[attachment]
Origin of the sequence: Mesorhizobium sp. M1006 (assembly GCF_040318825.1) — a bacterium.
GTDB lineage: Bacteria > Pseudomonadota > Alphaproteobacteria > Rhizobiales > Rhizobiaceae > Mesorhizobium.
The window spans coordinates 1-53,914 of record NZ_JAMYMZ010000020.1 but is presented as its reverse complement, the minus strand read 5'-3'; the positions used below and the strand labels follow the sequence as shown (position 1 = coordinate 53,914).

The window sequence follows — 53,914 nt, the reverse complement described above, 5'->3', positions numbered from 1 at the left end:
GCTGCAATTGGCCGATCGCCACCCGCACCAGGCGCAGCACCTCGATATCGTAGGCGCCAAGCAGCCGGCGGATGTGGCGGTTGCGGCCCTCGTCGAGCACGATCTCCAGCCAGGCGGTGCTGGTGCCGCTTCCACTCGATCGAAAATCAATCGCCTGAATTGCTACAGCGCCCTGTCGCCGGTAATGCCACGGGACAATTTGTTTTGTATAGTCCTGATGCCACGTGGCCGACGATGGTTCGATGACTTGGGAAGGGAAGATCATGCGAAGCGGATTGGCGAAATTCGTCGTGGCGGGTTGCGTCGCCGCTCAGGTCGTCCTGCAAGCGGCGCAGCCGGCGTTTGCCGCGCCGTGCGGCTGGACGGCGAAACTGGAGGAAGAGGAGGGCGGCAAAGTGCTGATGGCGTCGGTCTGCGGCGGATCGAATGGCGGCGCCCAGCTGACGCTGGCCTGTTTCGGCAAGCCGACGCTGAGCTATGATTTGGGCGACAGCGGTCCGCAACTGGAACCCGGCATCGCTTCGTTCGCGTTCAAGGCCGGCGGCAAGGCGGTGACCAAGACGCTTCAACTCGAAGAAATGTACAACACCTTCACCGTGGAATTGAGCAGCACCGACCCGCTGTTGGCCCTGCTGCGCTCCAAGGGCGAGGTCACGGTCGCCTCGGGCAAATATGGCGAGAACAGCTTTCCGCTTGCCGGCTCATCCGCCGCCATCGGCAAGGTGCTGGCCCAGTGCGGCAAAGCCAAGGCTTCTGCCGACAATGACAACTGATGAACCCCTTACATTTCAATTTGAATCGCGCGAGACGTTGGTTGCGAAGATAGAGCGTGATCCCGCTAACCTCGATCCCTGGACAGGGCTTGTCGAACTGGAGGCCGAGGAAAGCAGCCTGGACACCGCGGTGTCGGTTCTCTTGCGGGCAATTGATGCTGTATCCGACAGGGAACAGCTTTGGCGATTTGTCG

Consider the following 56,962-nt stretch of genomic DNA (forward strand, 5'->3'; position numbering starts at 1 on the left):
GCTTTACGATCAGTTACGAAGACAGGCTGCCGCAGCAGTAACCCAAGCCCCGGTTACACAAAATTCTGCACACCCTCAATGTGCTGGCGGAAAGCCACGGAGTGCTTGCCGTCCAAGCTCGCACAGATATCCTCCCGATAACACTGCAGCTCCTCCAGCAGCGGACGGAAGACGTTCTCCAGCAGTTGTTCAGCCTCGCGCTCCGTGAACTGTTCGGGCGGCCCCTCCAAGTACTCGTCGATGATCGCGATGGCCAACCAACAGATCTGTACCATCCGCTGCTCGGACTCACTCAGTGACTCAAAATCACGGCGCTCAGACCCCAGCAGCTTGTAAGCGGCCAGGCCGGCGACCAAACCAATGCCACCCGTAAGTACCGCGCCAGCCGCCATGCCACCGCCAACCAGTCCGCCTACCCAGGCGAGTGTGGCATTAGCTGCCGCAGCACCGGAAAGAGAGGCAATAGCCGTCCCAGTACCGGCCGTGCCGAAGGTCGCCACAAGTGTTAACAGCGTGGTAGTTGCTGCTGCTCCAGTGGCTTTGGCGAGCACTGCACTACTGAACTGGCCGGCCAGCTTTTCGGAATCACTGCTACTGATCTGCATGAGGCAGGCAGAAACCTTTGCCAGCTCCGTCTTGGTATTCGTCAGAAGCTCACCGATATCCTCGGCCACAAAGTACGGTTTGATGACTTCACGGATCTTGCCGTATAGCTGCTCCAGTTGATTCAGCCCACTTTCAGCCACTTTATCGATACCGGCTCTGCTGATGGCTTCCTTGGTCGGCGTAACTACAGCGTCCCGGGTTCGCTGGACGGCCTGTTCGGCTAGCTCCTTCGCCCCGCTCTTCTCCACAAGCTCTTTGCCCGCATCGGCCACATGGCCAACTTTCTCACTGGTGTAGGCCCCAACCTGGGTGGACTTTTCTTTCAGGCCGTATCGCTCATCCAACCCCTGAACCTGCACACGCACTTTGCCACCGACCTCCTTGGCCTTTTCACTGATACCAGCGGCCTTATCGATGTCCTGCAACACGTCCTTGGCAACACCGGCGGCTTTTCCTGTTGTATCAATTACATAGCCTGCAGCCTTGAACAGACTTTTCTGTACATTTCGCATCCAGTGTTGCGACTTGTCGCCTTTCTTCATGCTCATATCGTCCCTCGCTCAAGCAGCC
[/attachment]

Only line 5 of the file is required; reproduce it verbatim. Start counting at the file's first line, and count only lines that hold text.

GCTGCAATTGGCCGATCGCCACCCGCACCAGGCGCAGCACCTCGATATCGTAGGCGCCAAGCAGCCGGCGGATGTGGCGGTTGCGGCCCTCGTCGAGCACGATCTCCAGCCAGGCGGTGCTGGTGCCGCTTCCACTCGATCGAAAATCAATCGCCTGAATTGCTACAGCGCCCTGTCGCCGGTAATGCCACGGGACAATTTGTTTTGTATAGTCCTGATGCCACGTGGCCGACGATGGTTCGATGACTTGGGAAGGGAAGATCATGCGAAGCGGATTGGCGAAATTCGTCGTGGCGGGTTGCGTCGCCGCTCAGGTCGTCCTGCAAGCGGCGCAGCCGGCGTTTGCCGCGCCGTGCGGCTGGACGGCGAAACTGGAGGAAGAGGAGGGCGGCAAAGTGCTGATGGCGTCGGTCTGCGGCGGATCGAATGGCGGCGCCCAGCTGACGCTGGCCTGTTTCGGCAAGCCGACGCTGAGCTATGATTTGGGCGACAGCGGTCCGCAACTGGAACCCGGCATCGCTTCGTTCGCGTTCAAGGCCGGCGGCAAGGCGGTGACCAAGACGCTTCAACTCGAAGAAATGTACAACACCTTCACCGTGGAATTGAGCAGCACCGACCCGCTGTTGGCCCTGCTGCGCTCCAAGGGCGAGGTCACGGTCGCCTCGGGCAAATATGGCGAGAACAGCTTTCCGCTTGCCGGCTCATCCGCCGCCATCGGCAAGGTGCTGGCCCAGTGCGGCAAAGCCAAGGCTTCTGCCGACAATGACAACTGATGAACCCCTTACATTTCAATTTGAATCGCGCGAGACGTTGGTTGCGAAGATAGAGCGTGATCCCGCTAACCTCGATCCCTGGACAGGGCTTGTCGAACTGGAGGCCGAGGAAAGCAGCCTGGACACCGCGGTGTCGGTTCTCTTGCGGGCAATTGATGCTGTATCCGACAGGGAACAGCTTTGGCGATTTGTCG